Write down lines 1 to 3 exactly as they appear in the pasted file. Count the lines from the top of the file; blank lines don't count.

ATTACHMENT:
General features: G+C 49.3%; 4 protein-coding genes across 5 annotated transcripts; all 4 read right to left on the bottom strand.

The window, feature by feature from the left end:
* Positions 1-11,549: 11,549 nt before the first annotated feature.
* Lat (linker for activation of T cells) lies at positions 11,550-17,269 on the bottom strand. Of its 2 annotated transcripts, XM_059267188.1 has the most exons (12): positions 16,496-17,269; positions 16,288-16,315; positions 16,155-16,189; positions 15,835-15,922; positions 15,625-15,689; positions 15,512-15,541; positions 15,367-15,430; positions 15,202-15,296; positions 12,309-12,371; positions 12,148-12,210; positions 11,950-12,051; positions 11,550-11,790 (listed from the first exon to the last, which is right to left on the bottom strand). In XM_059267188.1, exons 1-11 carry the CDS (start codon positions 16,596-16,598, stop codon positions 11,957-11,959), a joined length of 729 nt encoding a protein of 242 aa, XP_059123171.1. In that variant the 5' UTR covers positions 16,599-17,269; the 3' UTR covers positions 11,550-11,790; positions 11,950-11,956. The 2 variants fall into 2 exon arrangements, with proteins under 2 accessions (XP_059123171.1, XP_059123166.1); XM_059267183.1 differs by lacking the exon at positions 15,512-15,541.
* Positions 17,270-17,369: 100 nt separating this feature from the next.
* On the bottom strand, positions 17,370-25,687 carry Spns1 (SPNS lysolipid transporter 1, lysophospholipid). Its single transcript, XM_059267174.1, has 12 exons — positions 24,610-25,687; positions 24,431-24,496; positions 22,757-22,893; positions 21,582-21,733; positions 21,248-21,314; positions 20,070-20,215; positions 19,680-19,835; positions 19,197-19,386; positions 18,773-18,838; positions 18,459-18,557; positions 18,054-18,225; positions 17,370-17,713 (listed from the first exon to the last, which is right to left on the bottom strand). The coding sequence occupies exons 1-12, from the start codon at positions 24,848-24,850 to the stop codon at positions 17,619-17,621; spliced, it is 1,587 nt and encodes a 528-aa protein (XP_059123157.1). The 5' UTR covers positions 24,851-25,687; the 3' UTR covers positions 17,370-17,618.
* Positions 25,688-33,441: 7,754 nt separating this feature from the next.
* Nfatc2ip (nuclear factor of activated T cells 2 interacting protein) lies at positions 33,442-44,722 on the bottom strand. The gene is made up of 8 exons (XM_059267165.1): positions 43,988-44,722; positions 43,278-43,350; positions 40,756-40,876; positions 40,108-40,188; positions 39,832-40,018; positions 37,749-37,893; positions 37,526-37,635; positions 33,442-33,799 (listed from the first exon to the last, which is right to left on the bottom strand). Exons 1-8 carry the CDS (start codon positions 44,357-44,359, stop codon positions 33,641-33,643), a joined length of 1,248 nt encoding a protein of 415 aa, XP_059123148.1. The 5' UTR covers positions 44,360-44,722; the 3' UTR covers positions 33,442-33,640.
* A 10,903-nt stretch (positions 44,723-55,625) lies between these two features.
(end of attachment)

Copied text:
General features: G+C 49.3%; 4 protein-coding genes across 5 annotated transcripts; all 4 read right to left on the bottom strand.

The window, feature by feature from the left end:
* Positions 1-11,549: 11,549 nt before the first annotated feature.